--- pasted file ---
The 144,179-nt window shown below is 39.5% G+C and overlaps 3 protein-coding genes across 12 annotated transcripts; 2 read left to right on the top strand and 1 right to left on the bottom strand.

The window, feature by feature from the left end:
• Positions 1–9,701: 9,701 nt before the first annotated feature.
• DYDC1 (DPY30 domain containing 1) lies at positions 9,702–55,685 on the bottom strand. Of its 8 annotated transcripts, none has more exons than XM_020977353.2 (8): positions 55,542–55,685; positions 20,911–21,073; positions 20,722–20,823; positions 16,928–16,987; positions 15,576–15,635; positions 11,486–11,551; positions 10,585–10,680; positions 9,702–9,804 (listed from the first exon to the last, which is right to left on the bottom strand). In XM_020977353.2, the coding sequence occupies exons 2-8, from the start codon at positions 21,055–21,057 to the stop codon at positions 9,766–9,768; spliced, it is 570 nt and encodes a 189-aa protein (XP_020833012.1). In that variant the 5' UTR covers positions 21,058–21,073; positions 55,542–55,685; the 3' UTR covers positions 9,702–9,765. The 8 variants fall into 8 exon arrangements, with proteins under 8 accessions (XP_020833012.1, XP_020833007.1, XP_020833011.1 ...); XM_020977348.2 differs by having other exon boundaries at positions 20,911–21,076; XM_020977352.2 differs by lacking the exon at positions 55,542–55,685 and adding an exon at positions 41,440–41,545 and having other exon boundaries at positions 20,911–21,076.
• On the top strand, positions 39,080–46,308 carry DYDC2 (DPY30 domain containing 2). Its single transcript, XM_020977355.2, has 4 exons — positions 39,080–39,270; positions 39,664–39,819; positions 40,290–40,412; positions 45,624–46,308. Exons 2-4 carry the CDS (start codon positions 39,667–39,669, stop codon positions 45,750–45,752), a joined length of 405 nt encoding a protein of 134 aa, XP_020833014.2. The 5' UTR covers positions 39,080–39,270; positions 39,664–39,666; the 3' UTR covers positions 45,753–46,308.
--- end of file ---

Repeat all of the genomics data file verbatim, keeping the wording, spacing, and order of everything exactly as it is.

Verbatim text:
The 144,179-nt window shown below is 39.5% G+C and overlaps 3 protein-coding genes across 12 annotated transcripts; 2 read left to right on the top strand and 1 right to left on the bottom strand.

The window, feature by feature from the left end:
• Positions 1–9,701: 9,701 nt before the first annotated feature.
• DYDC1 (DPY30 domain containing 1) lies at positions 9,702–55,685 on the bottom strand. Of its 8 annotated transcripts, none has more exons than XM_020977353.2 (8): positions 55,542–55,685; positions 20,911–21,073; positions 20,722–20,823; positions 16,928–16,987; positions 15,576–15,635; positions 11,486–11,551; positions 10,585–10,680; positions 9,702–9,804 (listed from the first exon to the last, which is right to left on the bottom strand). In XM_020977353.2, the coding sequence occupies exons 2-8, from the start codon at positions 21,055–21,057 to the stop codon at positions 9,766–9,768; spliced, it is 570 nt and encodes a 189-aa protein (XP_020833012.1). In that variant the 5' UTR covers positions 21,058–21,073; positions 55,542–55,685; the 3' UTR covers positions 9,702–9,765. The 8 variants fall into 8 exon arrangements, with proteins under 8 accessions (XP_020833012.1, XP_020833007.1, XP_020833011.1 ...); XM_020977348.2 differs by having other exon boundaries at positions 20,911–21,076; XM_020977352.2 differs by lacking the exon at positions 55,542–55,685 and adding an exon at positions 41,440–41,545 and having other exon boundaries at positions 20,911–21,076.
• On the top strand, positions 39,080–46,308 carry DYDC2 (DPY30 domain containing 2). Its single transcript, XM_020977355.2, has 4 exons — positions 39,080–39,270; positions 39,664–39,819; positions 40,290–40,412; positions 45,624–46,308. Exons 2-4 carry the CDS (start codon positions 39,667–39,669, stop codon positions 45,750–45,752), a joined length of 405 nt encoding a protein of 134 aa, XP_020833014.2. The 5' UTR covers positions 39,080–39,270; positions 39,664–39,666; the 3' UTR covers positions 45,753–46,308.